James and Amy
James and Amy
James and Amy spent 25 years in Hong Kong before recently moving back to the UK. They have twin daughters who are at university. Despite being a Chartered accountant and financially savvy, James and the family benefitted enormously from our help when it came to making to move back to the UK.
Client since 2002
From Private Capital, I got a new level of understanding. I just wasn’t aware of these things until I talked to you.
We’ve been clients for 18 years. Kind of scary how long it’s been!
I have recently returned to the UK after spending 25 years in Hong Kong for the vast majority of my career. I’m married and have two 20-year-old twins who are at university in the UK.
Private Capital helped with a number of things over the years I’ve known them. The most recent thing we’ve been doing is preparing my investment portfolio and position for return to the UK; making sure that it’s protected and in the right setup for me to come back, which is not a simple thing to do.
Over the years, Private Capital have helped me with my pensions, mortgages, property transactions, life insurance and a number of other things.
I should clarify, when I was in Hong Kong, I was a regulated officer for a financial institution. I’m a Chartered accountant, so I’m pretty financially aware and pretty well educated, but that doesn’t mean that I have all of the information at my fingertips.
I was aware it was going to require a lot of planning just to make sure that everything’s in the right place, from you and also the tax advisers who you recommended, who were a great help.
I was aware, for instance, that I was going to need to sell my flat in Hong Kong before I went, and a number of other capital issues would need to be tidied up. But from you, I got a whole new level of understanding of the financial instruments and the different layers of structure that can be implemented in order to provide a whole new level of benefits. I just wasn’t aware of them until I started to talk to you.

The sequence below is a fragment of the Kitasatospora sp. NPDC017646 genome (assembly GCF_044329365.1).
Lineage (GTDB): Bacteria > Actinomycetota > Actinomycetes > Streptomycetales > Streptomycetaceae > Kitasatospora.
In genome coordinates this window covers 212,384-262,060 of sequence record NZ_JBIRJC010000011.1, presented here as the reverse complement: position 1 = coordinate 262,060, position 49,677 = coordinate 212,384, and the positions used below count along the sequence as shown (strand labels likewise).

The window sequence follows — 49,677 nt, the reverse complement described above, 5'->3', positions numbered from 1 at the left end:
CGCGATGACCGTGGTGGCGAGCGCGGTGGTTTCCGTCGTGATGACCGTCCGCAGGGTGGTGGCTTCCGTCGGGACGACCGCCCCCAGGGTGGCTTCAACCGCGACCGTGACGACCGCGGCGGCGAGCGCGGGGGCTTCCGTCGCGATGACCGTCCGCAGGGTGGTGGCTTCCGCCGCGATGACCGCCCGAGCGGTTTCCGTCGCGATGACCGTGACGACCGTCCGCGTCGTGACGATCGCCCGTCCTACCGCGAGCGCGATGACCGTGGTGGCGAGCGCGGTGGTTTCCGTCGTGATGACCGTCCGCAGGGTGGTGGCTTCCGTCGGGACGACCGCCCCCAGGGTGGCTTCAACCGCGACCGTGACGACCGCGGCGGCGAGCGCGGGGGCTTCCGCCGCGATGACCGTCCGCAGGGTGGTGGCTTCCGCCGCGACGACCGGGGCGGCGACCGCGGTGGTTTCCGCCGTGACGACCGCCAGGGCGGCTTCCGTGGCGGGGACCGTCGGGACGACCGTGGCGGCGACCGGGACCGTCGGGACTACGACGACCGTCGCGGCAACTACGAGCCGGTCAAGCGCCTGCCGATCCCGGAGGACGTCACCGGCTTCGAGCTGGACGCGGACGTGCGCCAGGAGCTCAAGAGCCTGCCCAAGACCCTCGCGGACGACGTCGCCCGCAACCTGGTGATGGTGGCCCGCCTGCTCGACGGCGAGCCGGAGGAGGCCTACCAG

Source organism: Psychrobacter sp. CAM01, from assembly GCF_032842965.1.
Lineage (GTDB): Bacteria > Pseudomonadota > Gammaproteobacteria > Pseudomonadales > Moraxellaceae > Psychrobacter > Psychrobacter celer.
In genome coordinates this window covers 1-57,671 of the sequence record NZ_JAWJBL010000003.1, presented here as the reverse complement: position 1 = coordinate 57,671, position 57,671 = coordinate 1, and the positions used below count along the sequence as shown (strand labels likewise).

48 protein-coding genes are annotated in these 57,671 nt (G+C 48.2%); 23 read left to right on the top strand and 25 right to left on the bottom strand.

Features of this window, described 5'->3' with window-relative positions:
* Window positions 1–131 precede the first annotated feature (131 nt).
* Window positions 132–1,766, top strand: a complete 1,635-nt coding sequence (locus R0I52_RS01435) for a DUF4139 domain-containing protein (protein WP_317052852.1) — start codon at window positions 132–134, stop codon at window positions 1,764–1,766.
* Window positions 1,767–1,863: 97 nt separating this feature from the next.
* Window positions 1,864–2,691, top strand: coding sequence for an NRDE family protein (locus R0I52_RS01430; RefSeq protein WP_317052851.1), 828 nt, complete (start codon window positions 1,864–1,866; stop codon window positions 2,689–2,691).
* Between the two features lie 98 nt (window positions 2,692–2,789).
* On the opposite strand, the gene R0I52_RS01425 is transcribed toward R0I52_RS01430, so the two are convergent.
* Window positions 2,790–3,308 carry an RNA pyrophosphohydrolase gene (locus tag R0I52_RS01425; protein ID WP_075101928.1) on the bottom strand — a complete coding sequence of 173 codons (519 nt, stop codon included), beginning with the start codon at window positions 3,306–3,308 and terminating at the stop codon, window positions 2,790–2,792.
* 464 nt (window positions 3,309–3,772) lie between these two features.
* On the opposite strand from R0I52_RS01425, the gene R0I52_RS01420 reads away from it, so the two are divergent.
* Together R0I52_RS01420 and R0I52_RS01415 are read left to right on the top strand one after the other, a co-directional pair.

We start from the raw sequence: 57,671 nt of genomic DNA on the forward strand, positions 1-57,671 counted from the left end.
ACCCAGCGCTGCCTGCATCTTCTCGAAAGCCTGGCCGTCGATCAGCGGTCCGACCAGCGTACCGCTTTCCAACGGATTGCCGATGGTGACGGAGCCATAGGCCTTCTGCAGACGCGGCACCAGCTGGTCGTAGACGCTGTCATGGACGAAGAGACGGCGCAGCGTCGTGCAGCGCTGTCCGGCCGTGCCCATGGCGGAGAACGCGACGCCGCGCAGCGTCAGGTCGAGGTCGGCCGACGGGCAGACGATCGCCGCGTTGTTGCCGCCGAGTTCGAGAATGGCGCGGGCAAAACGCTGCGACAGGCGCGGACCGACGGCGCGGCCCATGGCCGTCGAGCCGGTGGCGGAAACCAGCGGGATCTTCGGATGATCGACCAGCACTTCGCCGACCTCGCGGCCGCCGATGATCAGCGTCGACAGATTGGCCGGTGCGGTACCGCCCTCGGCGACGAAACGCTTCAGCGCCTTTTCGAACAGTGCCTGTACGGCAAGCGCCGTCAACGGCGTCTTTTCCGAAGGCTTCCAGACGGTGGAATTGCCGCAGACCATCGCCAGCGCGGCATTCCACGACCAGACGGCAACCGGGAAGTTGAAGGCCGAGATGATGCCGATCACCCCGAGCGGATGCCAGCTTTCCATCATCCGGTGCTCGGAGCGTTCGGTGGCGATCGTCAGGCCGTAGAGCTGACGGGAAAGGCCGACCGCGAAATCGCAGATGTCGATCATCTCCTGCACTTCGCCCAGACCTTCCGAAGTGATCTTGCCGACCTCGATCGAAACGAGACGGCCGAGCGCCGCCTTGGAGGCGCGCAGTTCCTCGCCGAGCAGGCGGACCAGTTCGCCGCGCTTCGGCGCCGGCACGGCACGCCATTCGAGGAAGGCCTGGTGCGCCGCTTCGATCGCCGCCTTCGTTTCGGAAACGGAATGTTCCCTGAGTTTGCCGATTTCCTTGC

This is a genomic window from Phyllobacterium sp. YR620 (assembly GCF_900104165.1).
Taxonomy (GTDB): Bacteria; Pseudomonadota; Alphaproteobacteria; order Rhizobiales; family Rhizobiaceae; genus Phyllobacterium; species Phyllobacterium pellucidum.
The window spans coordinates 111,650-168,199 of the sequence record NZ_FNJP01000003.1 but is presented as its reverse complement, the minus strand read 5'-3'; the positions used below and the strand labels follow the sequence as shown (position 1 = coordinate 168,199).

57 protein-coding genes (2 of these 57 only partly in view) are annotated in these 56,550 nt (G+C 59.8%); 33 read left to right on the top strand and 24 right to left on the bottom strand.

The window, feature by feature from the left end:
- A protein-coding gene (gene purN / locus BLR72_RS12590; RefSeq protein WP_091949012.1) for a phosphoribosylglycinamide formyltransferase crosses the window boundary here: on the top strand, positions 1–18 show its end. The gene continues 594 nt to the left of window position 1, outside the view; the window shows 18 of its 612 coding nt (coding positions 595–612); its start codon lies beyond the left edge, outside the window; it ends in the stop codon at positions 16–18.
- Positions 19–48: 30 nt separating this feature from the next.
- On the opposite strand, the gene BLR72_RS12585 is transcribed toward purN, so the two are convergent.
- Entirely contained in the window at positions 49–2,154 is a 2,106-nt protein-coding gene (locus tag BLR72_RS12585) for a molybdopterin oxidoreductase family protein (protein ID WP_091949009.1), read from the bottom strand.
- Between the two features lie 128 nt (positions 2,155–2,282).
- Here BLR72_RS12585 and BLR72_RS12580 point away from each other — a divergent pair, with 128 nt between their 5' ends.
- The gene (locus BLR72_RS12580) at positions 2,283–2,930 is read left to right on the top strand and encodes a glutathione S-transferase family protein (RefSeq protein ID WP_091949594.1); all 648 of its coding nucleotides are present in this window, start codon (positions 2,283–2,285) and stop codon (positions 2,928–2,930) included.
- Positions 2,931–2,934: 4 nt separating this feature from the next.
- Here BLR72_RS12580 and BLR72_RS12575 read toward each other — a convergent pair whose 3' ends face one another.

I think there are a few things I’d like to raise. One thing we talked about already is the preparation. I have a few friends in Hong Kong who are beginning to go through this process and thinking of returning or moving to the UK. I think the process takes at least a year to get yourself ready to go, so I’ve actually recommended a couple of my friends to you to talk to you about this.
I think if you’re an expat, my warning would be we have a very romantic, rosy-eyed view of returning home; we think everything will be nice and simple, as we know how it all works. My experience when I returned to the UK was a nightmare. Dealing with the UK was a nightmare; there was just a lack of bank accounts and credit history. I couldn’t get a card, couldn’t get a phone, and there’s lots of administrative stuff you need to deal with. The fact that I knew my finances were safe and my cash was coming through and everything was okay was just one load off my mind, which made everything a lot easier.
Then I think I’ve also been talking to you guys since we got back about wanting to buy a property and how to go about financing that. If you’re coming back, you don’t have any credit history; you can’t get a mortgage off the usual providers. You need a particular set of providers, and you’ve introduced me to a group of people who can help me with that.
So I think there’s a whole specialist load of stuff that you need to go through to prepare and then when you get here, the fact that you guys have been around and holding my hand and with your own advice but also with a list of other experts who can help, have made a huge difference to the process.